We were to revisit the Falklands two years later as part of a cruise across the South Atlantic.

Falklands Vista

I had not expected the Falklands to be quite beautiful in an austere way, but they are. They are much like the Scottish Hebrides.

We were very lucky with the weather - sunny and warm -but quite windy, as is common.

RookeryWe hiked across West Point Island to visit a huge rookery shared by Black-browed Albatross and Rockhopper Penguins.

The Albatross are quite large and the penguins are quite small. It made for an interesting combination.

In early December the Rockhoppers have already hatched some chicks while the Albatross are still brooding eggs. Parents take turns at the nest and foraging.

This picture does no justice to the size of this collection of birds. Or the noise. Or the pungent odor!

DiscoveryAfter our visit, which included tea at the homestead on West Point Island, our tender took us back to the ship for our overnight voyage to Stanley, the Falklands capital.

Pub lunchStanley is the population center of the Falklands. We had a choice of excursions during our day there, but we also found time to have a quiet pub lunch downtown.

It seemed strange to be broiling in the summer sun with a Merry Christmas sign in the window.

We shared the sundeck with a British chap from our ship who had seen service during the Falklands war. He had some stories to tell!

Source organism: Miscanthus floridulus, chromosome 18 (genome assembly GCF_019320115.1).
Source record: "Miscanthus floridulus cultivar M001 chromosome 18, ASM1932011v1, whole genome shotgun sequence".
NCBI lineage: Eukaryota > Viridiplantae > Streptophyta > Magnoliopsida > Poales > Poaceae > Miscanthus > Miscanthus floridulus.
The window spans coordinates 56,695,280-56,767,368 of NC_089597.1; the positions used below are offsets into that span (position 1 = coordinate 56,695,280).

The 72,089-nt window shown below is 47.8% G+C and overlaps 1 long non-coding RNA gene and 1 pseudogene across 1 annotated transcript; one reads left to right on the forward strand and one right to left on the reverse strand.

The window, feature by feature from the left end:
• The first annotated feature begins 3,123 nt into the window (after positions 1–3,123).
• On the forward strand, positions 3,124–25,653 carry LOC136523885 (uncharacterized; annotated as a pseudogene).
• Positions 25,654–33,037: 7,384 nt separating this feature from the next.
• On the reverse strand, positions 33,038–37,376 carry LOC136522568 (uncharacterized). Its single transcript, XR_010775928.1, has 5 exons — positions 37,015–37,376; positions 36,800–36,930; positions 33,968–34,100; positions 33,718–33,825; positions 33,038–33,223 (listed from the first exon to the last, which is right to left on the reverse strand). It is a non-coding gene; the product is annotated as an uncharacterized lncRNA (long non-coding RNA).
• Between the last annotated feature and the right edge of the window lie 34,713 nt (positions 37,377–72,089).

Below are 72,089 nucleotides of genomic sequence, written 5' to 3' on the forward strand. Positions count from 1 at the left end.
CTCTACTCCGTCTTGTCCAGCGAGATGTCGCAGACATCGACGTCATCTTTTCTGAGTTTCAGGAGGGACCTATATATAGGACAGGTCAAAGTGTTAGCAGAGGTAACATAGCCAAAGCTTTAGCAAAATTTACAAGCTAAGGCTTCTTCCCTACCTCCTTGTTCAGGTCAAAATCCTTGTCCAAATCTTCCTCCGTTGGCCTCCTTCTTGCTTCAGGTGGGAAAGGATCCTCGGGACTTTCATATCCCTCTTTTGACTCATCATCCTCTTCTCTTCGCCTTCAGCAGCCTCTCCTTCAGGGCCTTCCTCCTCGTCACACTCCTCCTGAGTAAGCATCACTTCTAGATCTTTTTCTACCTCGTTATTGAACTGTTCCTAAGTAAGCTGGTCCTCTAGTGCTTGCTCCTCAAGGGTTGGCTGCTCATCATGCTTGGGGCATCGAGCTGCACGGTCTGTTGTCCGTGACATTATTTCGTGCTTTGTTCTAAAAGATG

The Discovery's captain had also seen service in that war. While we were in port the local Air Force base sent jets flying by the ship as a salute.

Peat productionOur chosen afternoon excursion was to Long Island Farm where we learned about peat production, among other things.

One description of this excursions is: Travel to a sixth-generation Falklands sheep farm where the traditional ways have never given way to the modern. Your scenic drive to Long Island Farm passes by several of the battlefields of the 1982 Falklands War before reaching this sprawling 22,000-acre spread where the Watson family still lives and farms in the old Falkland style. That involves using skilled sheepdogs and Falkland-bred horses; milking their own cows and making their own bread, butter and cream; and relying on peat as an essential fuel – a tradition that has nearly died out in the Falklands. While visiting, you’ll see demonstrations of sheepdog herding skills, shearing, peat cutting and horse gearing. Family and crew will explain how peat is integral to Falkland life and how the farm uses its horses to get a wide variety of work done. You’ll even have some free time to stroll along the nearby beach – a welcome addition to any hardworking farm’s landscape.

Peat, not to be confused with peat moss, is essentially an organic mud that is cut out of the ground. It is then cured in the sun for a period of time. It can then be stored and burned as fuel. Dirt cheap energy!

Except that it is also a fossil fuel of limited supply.

Antarctic Convergence

We left the Falklands and traveled toward Antarctica. On the way we crossed the Antarctic convergence or Polar Front.

This demarcation, which can actually be seen in satellite images, marks the boundary of the Southern Ocean. The water and air temperature drop dramatically as you cross it.

Image: The Antarctic convergence. (1997). In UNEP/GRID-Arendal Maps and Graphics Library.
Retrieved 20:57, February 12, 2009 from http://maps.grida.no/go/graphic/the_antarctic_convergence

I hope you will continue on to look at our Antarctica pictures.